Roger Kerr: Is There a Case for a Payroll Tax?
10 March 2006.
Is There a Case for a Payroll Tax?
Recent media reports suggest the government may be considering a payroll tax as an option in its review of business taxation. It might be used to raise some or all of the revenue lost from a possible cut in the rate of company tax.
In response to a request from the minister of finance, the Treasury advised (on certain assumptions) that a cut in the company rate from 33% to 20% could be paid for by a payroll tax of 5.4%.
What is a payroll tax? Unlike an income tax which is a tax on labour income (wages, salaries, fringe benefits etc) and capital income (such as interest, dividends, rents and sometimes changes in the value of assets), a payroll tax is a tax on wages alone.
Although not intuitively obvious, it is equivalent (at least in simple terms) to a tax on consumption (such as GST). This is because most people spend most of what they earn in wages (or from investments based on savings from wage income) over their lifetimes.
A payroll tax could be imposed on either employers or employees, but generally speaking the ultimate cost would be borne by employees. If employers pay in the first instance, there will be an offsetting effect on wages or employment over time.
Only where labour is internationally mobile might firms be forced to increase gross wages (and maintain after-tax pay) to compensate for a payroll tax. In this case fewer such people would be employed over time as firms would make adjustments to maintain a normal return on investment.
Exporting and import competing businesses would be unable to reflect higher wage costs in their prices. They would also respond by reducing their demand for labour.
A payroll tax was introduced by the Muldoon government in the 1970s but was controversial and quickly abandoned. A number of Australian state governments have payroll taxes but a reason for this is that they need a separate revenue base (just like local government needs rates).
The comprehensive McLeod review of the New Zealand tax system in 2001 did not see merit in a payroll tax. Its main recommendation was to adopt a lower and flatter income tax structure.
Why do tax experts not favour a payroll tax at central government level? A key reason is the major practical problems that arise from the self-employed (a growing category) and investors in closely held companies being able to characterise labour income as income from capital if it bears a lower rate of tax. Also much the same economic outcomes could be achieved in New Zealand's case, with far lower administration and compliance costs, by increasing GST.
Certainly there would be gains from reducing the rate of company tax. Such a move would reduce the cost of capital, encourage additional investment and stimulate economic growth.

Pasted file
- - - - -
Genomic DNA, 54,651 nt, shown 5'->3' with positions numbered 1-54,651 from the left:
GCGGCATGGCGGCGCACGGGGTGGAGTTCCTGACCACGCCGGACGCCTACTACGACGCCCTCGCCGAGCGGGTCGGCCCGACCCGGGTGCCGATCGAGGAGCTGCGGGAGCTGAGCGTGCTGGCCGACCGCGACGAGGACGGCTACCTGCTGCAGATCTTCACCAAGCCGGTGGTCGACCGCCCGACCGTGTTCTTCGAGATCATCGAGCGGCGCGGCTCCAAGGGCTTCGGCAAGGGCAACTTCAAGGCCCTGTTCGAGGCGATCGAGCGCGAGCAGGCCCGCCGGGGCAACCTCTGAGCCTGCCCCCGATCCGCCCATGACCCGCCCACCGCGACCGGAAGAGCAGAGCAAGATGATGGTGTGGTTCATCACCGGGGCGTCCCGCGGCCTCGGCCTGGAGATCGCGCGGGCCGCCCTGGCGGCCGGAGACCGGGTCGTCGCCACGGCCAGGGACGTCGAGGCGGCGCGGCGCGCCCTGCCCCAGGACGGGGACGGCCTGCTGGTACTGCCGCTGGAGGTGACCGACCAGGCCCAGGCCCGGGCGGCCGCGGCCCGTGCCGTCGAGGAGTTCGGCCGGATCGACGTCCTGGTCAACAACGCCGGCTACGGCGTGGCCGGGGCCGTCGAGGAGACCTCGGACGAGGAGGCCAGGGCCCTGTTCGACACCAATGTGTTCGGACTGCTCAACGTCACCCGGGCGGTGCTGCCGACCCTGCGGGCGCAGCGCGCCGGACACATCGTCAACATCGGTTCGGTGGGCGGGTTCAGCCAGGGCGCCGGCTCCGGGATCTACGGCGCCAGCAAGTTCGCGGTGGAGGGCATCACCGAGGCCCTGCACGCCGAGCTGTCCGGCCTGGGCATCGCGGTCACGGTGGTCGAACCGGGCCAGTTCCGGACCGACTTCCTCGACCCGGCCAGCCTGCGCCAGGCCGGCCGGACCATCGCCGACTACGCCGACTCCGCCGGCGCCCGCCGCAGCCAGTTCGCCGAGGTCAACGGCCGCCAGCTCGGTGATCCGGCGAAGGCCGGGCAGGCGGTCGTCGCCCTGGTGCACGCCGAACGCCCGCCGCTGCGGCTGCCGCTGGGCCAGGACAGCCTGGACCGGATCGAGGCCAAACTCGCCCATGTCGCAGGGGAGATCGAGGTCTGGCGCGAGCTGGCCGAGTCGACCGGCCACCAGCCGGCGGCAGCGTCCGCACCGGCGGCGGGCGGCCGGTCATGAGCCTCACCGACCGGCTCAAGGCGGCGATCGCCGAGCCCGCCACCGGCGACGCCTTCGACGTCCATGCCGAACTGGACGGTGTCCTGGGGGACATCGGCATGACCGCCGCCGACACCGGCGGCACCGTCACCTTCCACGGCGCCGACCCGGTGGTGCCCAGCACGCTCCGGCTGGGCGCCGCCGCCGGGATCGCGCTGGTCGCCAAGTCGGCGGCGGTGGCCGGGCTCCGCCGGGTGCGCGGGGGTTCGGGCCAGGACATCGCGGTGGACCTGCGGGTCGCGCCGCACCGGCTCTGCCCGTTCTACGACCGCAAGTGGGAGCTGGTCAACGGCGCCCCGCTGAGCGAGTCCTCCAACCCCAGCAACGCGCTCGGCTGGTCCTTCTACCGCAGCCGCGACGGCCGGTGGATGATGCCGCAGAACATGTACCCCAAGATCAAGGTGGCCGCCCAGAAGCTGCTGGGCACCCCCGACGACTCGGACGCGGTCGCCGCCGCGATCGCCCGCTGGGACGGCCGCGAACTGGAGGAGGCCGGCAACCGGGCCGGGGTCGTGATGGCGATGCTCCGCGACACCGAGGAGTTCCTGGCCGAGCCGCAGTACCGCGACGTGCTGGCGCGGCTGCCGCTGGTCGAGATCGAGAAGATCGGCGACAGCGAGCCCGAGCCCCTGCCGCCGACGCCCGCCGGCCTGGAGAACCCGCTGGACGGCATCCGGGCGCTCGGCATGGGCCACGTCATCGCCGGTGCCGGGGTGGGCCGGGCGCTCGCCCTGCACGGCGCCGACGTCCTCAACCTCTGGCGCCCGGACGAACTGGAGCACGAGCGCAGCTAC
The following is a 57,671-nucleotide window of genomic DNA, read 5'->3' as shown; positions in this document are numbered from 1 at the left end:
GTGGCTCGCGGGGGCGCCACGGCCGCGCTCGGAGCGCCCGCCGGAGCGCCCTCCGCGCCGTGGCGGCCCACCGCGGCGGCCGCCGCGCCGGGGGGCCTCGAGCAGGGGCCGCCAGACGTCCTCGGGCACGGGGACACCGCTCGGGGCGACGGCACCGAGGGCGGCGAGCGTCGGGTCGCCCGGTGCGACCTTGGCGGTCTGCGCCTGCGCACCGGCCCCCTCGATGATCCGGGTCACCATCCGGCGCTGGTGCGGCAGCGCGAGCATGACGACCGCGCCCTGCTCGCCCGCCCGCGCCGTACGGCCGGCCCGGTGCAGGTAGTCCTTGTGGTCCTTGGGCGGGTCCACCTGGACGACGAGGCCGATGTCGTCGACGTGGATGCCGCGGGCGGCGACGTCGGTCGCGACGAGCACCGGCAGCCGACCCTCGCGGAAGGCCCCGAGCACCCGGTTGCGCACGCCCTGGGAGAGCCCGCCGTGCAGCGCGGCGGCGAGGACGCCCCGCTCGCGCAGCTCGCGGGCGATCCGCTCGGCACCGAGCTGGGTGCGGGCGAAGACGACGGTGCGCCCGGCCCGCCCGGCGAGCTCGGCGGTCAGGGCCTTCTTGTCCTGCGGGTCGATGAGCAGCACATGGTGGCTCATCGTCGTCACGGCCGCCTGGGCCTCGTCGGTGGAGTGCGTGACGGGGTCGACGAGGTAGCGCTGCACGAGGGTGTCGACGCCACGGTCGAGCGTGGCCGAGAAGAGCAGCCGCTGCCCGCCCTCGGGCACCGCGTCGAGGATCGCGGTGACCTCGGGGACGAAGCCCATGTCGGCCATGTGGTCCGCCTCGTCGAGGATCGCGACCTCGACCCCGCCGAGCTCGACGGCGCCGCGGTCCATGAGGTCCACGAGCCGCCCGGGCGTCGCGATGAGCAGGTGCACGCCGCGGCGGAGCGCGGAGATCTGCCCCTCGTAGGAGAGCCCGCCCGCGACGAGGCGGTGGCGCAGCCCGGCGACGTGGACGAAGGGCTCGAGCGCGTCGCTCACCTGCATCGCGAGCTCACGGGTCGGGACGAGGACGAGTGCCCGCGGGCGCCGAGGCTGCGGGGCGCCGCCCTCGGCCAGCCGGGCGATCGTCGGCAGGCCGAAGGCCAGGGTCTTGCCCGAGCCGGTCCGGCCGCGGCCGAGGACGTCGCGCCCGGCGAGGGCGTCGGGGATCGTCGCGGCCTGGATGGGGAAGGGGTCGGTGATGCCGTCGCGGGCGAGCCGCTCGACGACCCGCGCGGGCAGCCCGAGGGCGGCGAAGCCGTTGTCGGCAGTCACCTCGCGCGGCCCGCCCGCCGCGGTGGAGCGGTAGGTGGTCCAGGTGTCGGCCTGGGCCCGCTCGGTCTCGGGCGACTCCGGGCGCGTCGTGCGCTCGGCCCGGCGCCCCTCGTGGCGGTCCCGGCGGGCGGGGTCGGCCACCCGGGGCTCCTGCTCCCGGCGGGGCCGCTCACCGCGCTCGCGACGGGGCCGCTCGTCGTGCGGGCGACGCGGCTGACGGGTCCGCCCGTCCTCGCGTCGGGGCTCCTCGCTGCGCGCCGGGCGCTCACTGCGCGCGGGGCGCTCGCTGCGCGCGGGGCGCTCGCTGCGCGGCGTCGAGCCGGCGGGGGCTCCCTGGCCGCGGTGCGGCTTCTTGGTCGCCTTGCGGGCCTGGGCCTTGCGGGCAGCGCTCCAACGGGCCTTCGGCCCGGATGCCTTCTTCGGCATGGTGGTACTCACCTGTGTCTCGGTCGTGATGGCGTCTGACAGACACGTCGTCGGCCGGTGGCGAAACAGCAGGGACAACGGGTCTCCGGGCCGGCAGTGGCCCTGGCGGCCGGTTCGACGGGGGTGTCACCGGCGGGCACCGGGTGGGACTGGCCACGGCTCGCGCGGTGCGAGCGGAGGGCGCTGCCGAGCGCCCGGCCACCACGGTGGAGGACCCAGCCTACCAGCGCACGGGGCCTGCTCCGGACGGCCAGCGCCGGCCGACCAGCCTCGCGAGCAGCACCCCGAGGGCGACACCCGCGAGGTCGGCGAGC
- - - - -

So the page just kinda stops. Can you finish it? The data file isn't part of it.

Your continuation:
However, the gains would be limited unless there were parallel reductions in personal tax rates and, preferably, an alignment of the top personal rate and the company rate, as the McLeod review recommended. For a good number of businesses (such as many small businesses and farmers), the personal rate is the most relevant one for investment decisions. If the company tax rate were set well below the higher personal tax rates the current incentives to engage in tax planning and the costs and complexities of the tax system would be greatly increased.
However, a payroll tax is not needed to fund meaningful reductions in company and personal tax rates. These could be funded from the government's existing provision for new spending or revenue reductions; savings in base spending; a lower operating balance; and the revenue benefits of the impetus to the economy of a lower tax structure. The idea that a cut in wages is needed to fund a reduction in company tax would be hard to defend.
The argument that a payroll tax would force firms to economise on labour in a tight labour market and invest more in capital equipment, so raising labour productivity, is unpersuasive. We do not need a payroll tax to make that happen, and New Zealand still needs to create more jobs. Unemployment remains relatively high among young people and Maori; significant numbers of potential workers remain on benefits; and others, such as part-time or older workers, have difficulty obtaining full-time jobs.
A payroll tax/company tax reduction package would do little for economic growth and would be no substitute for a more credible growth strategy. There is no logic in the proposition that a move in the direction of Australia's company tax rate necessitates the adoption of other features of the Australian tax system.
Most business organisations, analysts and tax experts would see a reduction in wasteful government spending (and thus a lower overall tax burden), combined with a lower and flatter tax structure, as being a better approach.
Roger Kerr is the executive director of the New Zealand Business Roundtable.